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Online shoppers get safer meetings

To avoid dangerous encounters between strangers, Mitchell's Department of Public Safety on Monday initiated a new program called the Safe Exchange Zone.

At top, Josh Harvey, assistant supervisor of Mitchell's Traffic Division, and Dick Figland, supervisor of the Traffic Division, install a sign for a new internet purchase exchange location. (Jake Shama/Republic)
At top, Josh Harvey, assistant supervisor of Mitchell's Traffic Division, and Dick Figland, supervisor of the Traffic Division, install a sign for a new internet purchase exchange location. (Jake Shama/Republic)

To avoid dangerous encounters between strangers, Mitchell's Department of Public Safety on Monday initiated a new program called the Safe Exchange Zone.

Officials installed a surveillance camera and a sign on the east side of its building at 201 W. First Ave., where people can meet to complete transactions from websites like Craigslist, eBay or Facebook.

"While many websites ... are very credible and are heavily utilized, their popularity make them an easy target for criminal activity from online predators," a media release from the department said. "The Mitchell Department of Public Safety is now offering a more secure location available for Mitchell residents to help enhance their safety and to minimize the opportunity for an encounter to go wrong."

The sign, which reads "internet purchase exchange location," indicates a place where online shoppers and sellers can meet and in a safe, monitored location. The program is being implemented across the nation as law enforcement take a stand against shady characters and crime related to online shopping.

Mitchell's new camera was donated by On Sight 24/7, a provider of security systems in Mitchell, according to Chief of Public Safety Lyndon Overweg.

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The camera will provide a live feed to the department and will record everything that happens in the area. It is connected to a system that runs a series of cameras around Mitchell for monitoring and investigations, which Overweg said is "making our community safer through technology."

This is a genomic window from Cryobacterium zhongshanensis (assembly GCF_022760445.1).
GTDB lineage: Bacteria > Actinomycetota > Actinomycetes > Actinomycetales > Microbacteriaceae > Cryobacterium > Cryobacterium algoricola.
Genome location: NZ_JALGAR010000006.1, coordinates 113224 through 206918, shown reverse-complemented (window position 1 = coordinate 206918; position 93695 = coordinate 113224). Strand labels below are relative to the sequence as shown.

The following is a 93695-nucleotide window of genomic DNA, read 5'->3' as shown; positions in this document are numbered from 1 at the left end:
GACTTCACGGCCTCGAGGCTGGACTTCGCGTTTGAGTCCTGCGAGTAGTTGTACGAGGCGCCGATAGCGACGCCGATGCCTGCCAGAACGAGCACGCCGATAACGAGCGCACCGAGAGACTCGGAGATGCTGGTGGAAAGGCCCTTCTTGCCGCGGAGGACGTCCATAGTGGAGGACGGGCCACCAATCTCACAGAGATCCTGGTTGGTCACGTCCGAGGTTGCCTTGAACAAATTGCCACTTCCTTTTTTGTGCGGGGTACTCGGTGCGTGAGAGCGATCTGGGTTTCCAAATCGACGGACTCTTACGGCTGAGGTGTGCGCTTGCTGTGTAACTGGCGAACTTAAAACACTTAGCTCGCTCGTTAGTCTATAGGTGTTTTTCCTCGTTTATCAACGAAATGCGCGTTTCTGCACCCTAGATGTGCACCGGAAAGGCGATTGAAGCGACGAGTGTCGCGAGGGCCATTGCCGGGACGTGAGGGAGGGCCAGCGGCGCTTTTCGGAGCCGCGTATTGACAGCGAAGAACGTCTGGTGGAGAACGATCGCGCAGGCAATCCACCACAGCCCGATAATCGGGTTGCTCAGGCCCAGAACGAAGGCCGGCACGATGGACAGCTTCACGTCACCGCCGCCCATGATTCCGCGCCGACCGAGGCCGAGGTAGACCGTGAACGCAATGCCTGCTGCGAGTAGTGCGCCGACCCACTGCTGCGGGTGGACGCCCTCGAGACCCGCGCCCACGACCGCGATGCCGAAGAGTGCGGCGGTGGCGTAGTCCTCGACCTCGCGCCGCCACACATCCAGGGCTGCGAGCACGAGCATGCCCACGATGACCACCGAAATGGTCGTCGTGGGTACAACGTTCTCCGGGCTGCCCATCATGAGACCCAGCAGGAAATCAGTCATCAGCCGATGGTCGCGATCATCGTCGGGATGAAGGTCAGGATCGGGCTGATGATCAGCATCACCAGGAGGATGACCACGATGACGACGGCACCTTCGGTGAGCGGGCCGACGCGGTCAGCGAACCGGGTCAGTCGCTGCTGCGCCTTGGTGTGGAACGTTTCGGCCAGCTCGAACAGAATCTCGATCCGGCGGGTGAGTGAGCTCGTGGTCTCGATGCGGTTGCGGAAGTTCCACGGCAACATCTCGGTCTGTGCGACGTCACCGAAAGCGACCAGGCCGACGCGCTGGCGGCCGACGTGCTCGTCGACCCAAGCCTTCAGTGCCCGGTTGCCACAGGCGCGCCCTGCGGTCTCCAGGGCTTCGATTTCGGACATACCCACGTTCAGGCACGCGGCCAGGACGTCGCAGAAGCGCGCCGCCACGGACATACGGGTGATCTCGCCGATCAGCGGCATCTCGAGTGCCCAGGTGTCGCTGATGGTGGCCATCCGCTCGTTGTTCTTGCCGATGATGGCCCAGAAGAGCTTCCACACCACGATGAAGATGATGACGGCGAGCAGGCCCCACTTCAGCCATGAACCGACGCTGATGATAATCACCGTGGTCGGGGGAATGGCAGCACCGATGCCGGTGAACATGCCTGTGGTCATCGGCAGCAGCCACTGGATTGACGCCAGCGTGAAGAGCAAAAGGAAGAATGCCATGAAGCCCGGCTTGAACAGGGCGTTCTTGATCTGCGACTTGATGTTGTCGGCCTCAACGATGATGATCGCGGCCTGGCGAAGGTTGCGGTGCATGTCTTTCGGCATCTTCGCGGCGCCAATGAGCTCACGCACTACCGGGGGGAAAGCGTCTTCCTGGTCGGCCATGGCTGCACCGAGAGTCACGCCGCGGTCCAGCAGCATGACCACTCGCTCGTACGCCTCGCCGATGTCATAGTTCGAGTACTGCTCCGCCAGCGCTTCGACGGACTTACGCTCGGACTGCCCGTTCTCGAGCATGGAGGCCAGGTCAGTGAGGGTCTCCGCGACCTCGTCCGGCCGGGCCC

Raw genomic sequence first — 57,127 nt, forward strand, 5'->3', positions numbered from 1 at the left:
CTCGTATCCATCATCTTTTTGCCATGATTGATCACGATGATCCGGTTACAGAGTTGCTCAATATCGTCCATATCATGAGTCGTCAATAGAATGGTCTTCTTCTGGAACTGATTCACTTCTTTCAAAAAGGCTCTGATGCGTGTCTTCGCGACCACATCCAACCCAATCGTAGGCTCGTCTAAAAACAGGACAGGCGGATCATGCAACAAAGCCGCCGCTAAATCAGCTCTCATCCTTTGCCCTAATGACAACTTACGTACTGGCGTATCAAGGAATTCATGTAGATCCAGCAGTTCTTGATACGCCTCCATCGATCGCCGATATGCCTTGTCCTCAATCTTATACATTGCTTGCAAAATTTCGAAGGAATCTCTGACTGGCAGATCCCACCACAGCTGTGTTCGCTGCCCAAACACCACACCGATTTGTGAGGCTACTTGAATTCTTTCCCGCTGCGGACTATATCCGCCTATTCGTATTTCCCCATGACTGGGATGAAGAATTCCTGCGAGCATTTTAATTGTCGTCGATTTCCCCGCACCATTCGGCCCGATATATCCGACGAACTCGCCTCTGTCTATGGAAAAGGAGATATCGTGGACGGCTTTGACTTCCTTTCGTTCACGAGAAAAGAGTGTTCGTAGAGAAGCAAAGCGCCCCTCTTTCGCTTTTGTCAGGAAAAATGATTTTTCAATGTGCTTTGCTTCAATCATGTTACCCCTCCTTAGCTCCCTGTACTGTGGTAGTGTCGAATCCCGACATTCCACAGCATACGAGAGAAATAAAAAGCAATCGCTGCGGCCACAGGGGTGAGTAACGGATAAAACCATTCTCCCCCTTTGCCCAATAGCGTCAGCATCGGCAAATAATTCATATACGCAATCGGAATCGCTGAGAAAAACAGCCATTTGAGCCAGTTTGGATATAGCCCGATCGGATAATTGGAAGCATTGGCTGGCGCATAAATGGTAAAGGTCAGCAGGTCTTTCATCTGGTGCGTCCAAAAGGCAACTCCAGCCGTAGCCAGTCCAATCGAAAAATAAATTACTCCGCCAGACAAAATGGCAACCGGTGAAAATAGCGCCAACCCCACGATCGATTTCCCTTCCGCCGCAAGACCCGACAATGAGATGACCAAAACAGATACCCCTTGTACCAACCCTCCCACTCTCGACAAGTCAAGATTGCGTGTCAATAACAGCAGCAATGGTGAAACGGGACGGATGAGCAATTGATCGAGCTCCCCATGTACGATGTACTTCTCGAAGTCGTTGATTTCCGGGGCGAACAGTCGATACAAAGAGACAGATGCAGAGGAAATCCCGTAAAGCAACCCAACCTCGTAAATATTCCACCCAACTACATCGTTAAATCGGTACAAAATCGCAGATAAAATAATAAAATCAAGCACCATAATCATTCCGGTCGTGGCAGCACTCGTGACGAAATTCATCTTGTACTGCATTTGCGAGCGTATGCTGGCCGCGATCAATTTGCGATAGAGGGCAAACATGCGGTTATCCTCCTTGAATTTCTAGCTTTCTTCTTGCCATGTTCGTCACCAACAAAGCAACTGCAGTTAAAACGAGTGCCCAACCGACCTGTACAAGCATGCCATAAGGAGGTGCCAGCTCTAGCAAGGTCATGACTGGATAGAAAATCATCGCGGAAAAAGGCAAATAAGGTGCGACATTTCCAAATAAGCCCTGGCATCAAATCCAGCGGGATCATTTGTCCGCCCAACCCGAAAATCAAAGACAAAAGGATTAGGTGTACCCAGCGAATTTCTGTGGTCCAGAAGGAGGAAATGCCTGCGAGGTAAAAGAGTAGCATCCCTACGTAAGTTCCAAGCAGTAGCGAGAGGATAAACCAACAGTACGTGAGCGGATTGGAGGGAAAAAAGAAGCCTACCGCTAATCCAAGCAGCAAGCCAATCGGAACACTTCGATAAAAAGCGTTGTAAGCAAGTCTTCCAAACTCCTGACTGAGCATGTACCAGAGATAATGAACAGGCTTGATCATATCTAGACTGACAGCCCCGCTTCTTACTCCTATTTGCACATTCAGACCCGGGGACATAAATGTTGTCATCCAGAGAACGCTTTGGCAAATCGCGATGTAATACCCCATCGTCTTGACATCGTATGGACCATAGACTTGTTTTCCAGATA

Other cameras are focused primarily on Main Street. Overweg said On Sight 24/7 installed a new camera downtown, which DPS purchased for between $400 and $500 in the last few months.

Devices are stationed at the 100, 200 and 500 blocks of North Main Street, as well as the public parking lot at the corner of Main Street and Eighth Avenue, next to TMA. But that doesn't mean they'll be in the same locations in the future.

"Just because they're there now doesn't mean they're going to be there next week," Overweg said. "They can be moved, so if we have an active problem in other places in the community, these cameras can be moved to that location."

An active problem could be recurring vandalisms, harassments or similar offenses, Overweg said. The cameras are typically moved a few times each year.

Surveillance for safety

The first cameras were installed between five and eight years ago, Overweg said, and they have provided video that has been used in court for incidents like assaults and hit and runs. The cameras could also help police file charges like reckless driving or running a red light, but Overweg said they can't be used to prove someone was driving too fast.

The system is set up as a wireless bridge, so video feeds can be wirelessly transmitted from one camera to another as long as they are in sight of each other. Otherwise, the department would have to provide internet access, which would require a monthly fee.

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At their current locations, live footage can be transmitted from each camera and be seen on screen in the dispatch center in real time.

In addition to the Main Street cameras, the department can also gain access to recordings taken from a number of other external locations, including about eight cameras installed outside the Corn Palace, about seven more outside the Department of Public Safety property, sky cams for weather and cameras installed by other parties on private property, including a couple owned by On Sight 24/7 downtown.

The cameras are expected to last between five and 10 years, but the department's oldest cameras are analog, and Overweg said he hopes to upgrade them to digital eventually as funding allows. He also said the department can build on the system, and one of the next locations to receive surveillance could be the parking lot on the 800 block of North Lawler Street, known as the disco lot, although no formal plan is in place.

"We'd like to keep building on this system in the future over the next few years," Overweg said. "The law-abiding citizen should welcome these."

As police continue to adopt new technologies, like body-worn and patrol-car cameras, Overweg said street cameras are effective tools for investigation and law enforcement.

"I think it's a common thing that many cities have already, and I think you'll continue to see this throughout communities in the nation," Overweg said. "It's very effective in solving crimes if we capture them on camera."

Anyone interested in donating a camera is urged to contact the Department of Public Safety before purchasing, as the digital camera must be compatible with the system in place.

Related Topics: POLICE
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